I tend not to write blogs about every trip but wait for something noteworthy and I believe tonight's session fits the bill as the fish I caught is a 'first' on several accounts:

It is my first barbel of the season, my first barbel caught on 'Big Carp Baits', my first barbel caught on this particular stretch of the stour and the first barbel caught on my new John Wilson Avon Rod!!!

It's not a massive fish - it weighed in at 5lb 6oz, but a very nice surprise indeed as I had on this occasion been targeting river carp! It gave a noble account of itself which made for good sport on the avon rod!

If I dare give any advice on barbel fishing my biggest tip is be patient. Whilst I hear of others who catch shortly after casting this has never been the case for me. There is no need to strike finicky bites; just wait - you will know when you've got one!!! Also, I have always caught after dark and usually a little too long after my wife has called to see when I'm coming home!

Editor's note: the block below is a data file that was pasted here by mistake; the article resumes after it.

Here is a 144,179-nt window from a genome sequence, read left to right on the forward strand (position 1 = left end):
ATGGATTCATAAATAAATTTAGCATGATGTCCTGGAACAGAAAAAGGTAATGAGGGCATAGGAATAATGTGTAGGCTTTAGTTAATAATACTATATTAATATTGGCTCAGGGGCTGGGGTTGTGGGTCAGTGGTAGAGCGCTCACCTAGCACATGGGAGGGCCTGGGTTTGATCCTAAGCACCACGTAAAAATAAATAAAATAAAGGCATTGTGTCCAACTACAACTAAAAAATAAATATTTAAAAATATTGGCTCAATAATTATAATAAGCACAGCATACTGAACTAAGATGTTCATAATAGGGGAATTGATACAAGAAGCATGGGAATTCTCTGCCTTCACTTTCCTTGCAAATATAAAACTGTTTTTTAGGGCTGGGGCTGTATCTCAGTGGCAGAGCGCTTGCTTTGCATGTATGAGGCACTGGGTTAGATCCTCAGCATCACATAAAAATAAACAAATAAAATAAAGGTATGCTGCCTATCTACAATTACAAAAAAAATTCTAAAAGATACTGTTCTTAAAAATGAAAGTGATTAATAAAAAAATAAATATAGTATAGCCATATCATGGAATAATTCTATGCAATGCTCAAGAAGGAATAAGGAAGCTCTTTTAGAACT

This fish was taken on pellet but I also had another rod fishing a 20mm sweetcorn boilie which received some very violent tugs throughout the night. Could this have been the work of my quarry the river carp? Only one way to find out...

Sunday, 9 June 2013

None for ages then 3 come at once!

 Over the 'closed season' with only a limited number of waters open for fishing I have not been able to do a great deal of time on the bank and whilst I have done a bit of beachcasting, float making and some work parties on Fordwich Lake; none of it has really been blog-worthy, until today...

I don't intend to use this blog to continuously promote brands but I must share that I have become a field tester for Big Carp Baits, who are a Hungarian bait company, very successful on the continent and are intending to launch in the uk after their products have been sufficiently tested. I feel privileged to have been selected to help them with this process and know that it will make a big impact on my angling.

Pump Lake, Littlebourne